Beekeeping is a practice dominated filed. Both trainers as well as trainees shall engage in learning by doing. The availability of practical field farm and basic honey production and processing equipment has encouraged me to do researches and test beekeeping options before going to class. For example, before I start beekeeping course I do test on transitional hive management options. It has increased the possibility of my engagement in research. Recently I have done two researches. One of the research is on using red light for inspection and honey harvest. Based on the scientific knowledge bees do not transfer pollen from red flower and observation of traditional honey harvesting practice, I tested red light to way off bees during honey harvest and supervision. Traditionally farmers after smoking the hive will light torch to harvest the honey. However, the bees swarm when they see the light. Then the farmers start to smoke the hive again. This results in over smoking and reduction in honey quality. The red light has become successful. We have started encouraging beekeepers to use red light during supervision and harvest instead of smoking.
What is the benefit of such kind of supports to create a dynamic apiculture sector?
Beekeeping is a profession dominated by generalists especially at region level. The government in order to tap the honey and other bees’ products potential in the country, has given priority for the apiculture sector. The sector has been identified as a promising sector for creating job opportunities for the youth. Cognisant of this, our university has launched apiculture department under the animal production and technology department. The university community is providing community service to address their problems and change their life. In addition to teaching the students the basics of beekeeping we tell our students to engage in beekeeping. For this the students should have the necessary theoretical as well as practical knowledge. Our students will easily produce and identify quality wax as they have got both theoretical as well as practical education. The increasing skilled manpower will provide knowledge based technical support, engage in professionalising the sector, research, awareness creation and improved service provision. Besides, that the project provides financial support for MSc students to do researches on prominent beekeeping issues. Such kind of support will facilitate scientific research and widen the knowledge base in the sector.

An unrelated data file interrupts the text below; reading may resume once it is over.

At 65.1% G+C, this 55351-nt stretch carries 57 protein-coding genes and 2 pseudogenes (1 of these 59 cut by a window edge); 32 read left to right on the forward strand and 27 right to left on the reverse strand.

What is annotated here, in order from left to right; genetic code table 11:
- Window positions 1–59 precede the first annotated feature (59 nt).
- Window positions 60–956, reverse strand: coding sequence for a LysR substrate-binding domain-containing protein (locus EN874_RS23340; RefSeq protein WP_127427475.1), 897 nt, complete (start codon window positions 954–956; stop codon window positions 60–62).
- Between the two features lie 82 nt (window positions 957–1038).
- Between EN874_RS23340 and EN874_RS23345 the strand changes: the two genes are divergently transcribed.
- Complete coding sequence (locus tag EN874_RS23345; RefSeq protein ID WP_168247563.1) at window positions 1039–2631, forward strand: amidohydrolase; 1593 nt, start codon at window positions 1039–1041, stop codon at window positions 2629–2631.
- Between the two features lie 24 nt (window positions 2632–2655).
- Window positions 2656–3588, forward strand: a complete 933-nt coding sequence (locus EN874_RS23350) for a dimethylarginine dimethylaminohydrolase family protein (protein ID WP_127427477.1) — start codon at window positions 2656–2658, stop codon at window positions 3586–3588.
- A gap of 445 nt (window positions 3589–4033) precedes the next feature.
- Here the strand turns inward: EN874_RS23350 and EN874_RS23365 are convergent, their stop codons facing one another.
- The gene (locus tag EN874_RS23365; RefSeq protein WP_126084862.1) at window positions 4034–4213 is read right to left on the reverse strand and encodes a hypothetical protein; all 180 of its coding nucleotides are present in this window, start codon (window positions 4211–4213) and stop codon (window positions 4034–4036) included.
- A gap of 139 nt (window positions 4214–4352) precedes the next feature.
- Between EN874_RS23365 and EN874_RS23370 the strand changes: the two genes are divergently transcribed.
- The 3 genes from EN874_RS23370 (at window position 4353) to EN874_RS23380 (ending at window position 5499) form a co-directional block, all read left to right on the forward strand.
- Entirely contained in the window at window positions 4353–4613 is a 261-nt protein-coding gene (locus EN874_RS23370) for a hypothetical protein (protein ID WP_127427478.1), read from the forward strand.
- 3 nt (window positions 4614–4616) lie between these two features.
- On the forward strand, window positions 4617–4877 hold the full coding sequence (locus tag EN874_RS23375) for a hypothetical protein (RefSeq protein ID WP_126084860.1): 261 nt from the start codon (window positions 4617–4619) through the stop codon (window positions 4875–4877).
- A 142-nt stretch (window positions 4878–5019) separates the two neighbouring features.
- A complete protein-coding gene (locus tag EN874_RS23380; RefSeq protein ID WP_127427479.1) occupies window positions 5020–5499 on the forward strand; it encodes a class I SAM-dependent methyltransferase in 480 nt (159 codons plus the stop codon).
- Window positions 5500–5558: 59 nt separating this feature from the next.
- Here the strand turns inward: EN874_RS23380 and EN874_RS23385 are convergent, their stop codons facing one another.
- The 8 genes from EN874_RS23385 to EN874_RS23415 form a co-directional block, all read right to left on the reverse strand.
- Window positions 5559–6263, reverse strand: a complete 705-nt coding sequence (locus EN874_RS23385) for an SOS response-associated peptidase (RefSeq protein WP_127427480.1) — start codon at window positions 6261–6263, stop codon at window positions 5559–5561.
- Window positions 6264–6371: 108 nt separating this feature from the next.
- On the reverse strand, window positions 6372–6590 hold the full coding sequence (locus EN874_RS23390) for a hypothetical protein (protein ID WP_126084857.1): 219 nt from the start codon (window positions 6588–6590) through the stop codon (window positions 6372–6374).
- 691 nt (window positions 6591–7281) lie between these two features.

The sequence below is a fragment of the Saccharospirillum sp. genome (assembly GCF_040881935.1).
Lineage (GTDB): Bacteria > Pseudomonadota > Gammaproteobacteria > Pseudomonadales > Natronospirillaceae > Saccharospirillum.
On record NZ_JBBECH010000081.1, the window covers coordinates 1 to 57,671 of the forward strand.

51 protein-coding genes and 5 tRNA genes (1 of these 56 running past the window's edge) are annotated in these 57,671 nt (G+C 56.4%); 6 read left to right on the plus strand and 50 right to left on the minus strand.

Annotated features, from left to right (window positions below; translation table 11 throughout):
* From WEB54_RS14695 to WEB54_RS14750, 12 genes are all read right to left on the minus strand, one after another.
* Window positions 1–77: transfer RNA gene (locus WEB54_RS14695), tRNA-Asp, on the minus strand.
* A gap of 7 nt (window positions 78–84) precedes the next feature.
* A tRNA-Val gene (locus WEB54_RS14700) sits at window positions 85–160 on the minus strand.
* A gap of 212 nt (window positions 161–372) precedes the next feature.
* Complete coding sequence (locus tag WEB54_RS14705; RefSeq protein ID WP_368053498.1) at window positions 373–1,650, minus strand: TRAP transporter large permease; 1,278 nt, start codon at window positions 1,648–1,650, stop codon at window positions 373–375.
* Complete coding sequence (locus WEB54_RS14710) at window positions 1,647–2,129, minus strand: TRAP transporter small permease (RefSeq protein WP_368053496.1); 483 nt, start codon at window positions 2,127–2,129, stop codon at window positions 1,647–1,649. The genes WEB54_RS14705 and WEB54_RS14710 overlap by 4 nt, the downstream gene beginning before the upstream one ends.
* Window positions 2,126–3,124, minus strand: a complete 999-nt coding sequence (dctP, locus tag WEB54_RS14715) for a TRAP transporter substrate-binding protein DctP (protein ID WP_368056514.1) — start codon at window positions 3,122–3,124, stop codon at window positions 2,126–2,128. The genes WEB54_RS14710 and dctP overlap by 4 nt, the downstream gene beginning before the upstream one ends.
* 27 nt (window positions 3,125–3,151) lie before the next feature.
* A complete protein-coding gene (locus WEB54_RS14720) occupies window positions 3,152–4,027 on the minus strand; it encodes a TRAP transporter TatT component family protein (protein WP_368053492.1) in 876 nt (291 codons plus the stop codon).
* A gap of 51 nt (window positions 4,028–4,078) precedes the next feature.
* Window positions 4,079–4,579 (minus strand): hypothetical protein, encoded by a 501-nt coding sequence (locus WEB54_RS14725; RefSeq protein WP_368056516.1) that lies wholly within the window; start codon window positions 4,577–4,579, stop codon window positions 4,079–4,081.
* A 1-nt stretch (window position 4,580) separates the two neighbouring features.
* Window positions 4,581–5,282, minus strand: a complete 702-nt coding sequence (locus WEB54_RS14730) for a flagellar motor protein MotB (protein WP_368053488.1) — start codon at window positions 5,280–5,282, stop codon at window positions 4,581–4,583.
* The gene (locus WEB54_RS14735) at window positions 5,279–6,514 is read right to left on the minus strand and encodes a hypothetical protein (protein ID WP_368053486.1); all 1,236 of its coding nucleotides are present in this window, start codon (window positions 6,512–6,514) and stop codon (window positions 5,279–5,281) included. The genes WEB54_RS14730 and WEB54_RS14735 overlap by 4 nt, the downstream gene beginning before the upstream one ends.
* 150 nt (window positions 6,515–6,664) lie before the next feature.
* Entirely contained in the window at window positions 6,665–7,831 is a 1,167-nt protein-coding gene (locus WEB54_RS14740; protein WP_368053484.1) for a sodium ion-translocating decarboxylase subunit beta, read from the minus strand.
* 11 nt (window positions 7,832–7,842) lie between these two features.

How does the university ensure sustainability?
From the beginning this farm has been established for two main objectives: for ensuring quality education and research as well as for capacity building. We move equipment from the University and provide community support. In Ethiopia context universities are mandated to provide community service, apply research outcomes to address their problems and improve their life. This farm will start providing short term trainings for woreda experts, development agents and other interested people. This will ensure sustainable income for the farm. The income will be used to purchase important laboratory equipment and other materials. The farm has its own farm management. This management will take over the already started activities and ensure sustainability and expand the farm and upgrade itself. What ASPIRE did has been taken up by the woreda livestock office. The office has included the activities implemented by the university in its annual paln. The woreda livestock office will train beekeepers using the facility in the university.
Thank you very much!